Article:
Climate Change and the Urgency Gap

Andrew Burger

A new BP report highlights the widening gap separating calls for climate change action and actual progress

The 2019 BP Statistical Review of World Energy highlights the widening divergence between global demands to reduce greenhouse gas (GHG) emissions and avoid a climate change tipping point and actual progress. 

"There is a growing mismatch between societal demands for action on climate change and the actual pace of progress, with energy demand and carbon emissions growing at their fastest rate for years. The world is on an unsustainable path," BP Chief Economist Spencer Dale said.

"The longer carbon emissions continue to rise, the harder and more costly will be the necessary eventual adjustment to net-zero carbon emissions," added BP Group Chief Executive Bob Dudley.

2018: A year of increases in global energy demand and emissions

Global energy demand increased 2.9% and carbon emissions 2.0% in 2018, faster than any year since 2010-2011. China, the US and India collectively accounted for more than two-thirds of the global increase in energy demand. US energy consumption grew at its fastest rate in 30 years, BP found.

China's carbon dioxide (CO2) emissions totaled 9,419.6 million metric tons last year, accounting for 28% of the global total. At 5017.9 million metric tons, the U.S. accounted for 14.9 percent, while India's 2,481.1 million accounted for 7.4 percent.

Turning to fuels, all except renewables increased faster than their 10-year averages in 2018, but natural gas contributed more than 40 percent of the increase in global energy consumption. Furthermore, natural gas production and consumption rose more than 5% year-to-year, one of the fastest rates of growth in both demand and output in more than 30 years.

In addition, coal production rose 4.3% and consumption 1.4%, the second consecutive year of annual increases in the wake of three consecutive years of decline (2014-2016). India and China were the biggest consumers, while China and India accounted for the largest increases in coal production.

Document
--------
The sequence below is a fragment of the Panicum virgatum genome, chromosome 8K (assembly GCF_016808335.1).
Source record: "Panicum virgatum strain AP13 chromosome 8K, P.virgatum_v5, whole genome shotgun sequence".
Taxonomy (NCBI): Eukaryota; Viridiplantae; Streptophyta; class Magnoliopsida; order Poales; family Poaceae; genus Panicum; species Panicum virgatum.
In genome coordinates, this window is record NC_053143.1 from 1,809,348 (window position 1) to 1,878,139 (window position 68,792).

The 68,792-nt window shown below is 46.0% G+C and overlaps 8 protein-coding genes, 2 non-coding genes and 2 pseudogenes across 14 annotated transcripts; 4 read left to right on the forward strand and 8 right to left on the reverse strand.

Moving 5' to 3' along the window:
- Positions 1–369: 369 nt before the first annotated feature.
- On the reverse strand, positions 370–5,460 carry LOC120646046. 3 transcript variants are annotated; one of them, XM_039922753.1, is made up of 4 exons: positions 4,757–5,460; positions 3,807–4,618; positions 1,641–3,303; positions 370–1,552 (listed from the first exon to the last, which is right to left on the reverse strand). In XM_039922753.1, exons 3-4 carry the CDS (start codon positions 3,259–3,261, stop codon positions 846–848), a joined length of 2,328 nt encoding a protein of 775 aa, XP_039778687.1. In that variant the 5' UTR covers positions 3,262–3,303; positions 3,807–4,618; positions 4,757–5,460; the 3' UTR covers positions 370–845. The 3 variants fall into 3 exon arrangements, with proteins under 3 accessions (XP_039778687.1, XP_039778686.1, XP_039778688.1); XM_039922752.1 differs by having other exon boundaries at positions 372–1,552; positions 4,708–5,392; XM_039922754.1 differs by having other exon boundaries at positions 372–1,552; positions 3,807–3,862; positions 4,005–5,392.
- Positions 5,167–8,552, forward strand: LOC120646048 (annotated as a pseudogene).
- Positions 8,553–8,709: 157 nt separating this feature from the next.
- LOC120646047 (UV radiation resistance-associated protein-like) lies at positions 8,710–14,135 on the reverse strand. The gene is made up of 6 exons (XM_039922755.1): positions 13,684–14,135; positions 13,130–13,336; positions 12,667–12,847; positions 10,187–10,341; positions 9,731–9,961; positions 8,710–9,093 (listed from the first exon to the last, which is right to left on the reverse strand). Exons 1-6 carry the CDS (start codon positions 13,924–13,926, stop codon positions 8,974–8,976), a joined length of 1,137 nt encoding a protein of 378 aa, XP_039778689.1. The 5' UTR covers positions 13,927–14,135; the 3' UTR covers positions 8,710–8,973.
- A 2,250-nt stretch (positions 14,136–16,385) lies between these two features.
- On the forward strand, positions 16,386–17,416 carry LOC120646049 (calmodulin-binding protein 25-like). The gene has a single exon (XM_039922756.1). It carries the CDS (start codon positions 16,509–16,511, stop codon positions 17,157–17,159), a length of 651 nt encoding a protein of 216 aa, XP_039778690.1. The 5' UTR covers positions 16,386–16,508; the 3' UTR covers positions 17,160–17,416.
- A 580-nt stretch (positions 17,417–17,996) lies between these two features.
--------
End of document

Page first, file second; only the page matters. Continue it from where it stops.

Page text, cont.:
U.S. oil and gas production posted the largest ever increase in annual production for any country in 2018. The vast bulk came from onshore shale oil and gas production.

Global renewable energy capacity increased 14.5 percent last year, the second largest contributor to 2018's increase and not far off 2017's record-high. That said, renewables accounted for only around one-third of the worldwide increase in total power generation, BP highlights. 

Renewables' share of global electricity production rises

Renewables accounted one-third of the net increase in electricity generation globally in 2018. Coal followed at 31% and new natural gas power generation increased 25 percent.

That raised renewables' share of worldwide electricity generation from 8.4% to 9.3%. Coal continued to account for the largest share at 38 percent, however. 

Renewable energy capacity rose the most in China in 2018 at 32 metric tons-oil equivalent (mtoe) and surpassed growth in OECD countries (26 mtoe) for the first time, according to BP's latest annual statistical review.

In terms of renewable generation technology, solar generation increased 30 mtoe, while wind power generation capacity rose to 32 mtoe, accounting for more than 40% of global renewables growth last year.


Energy & Economics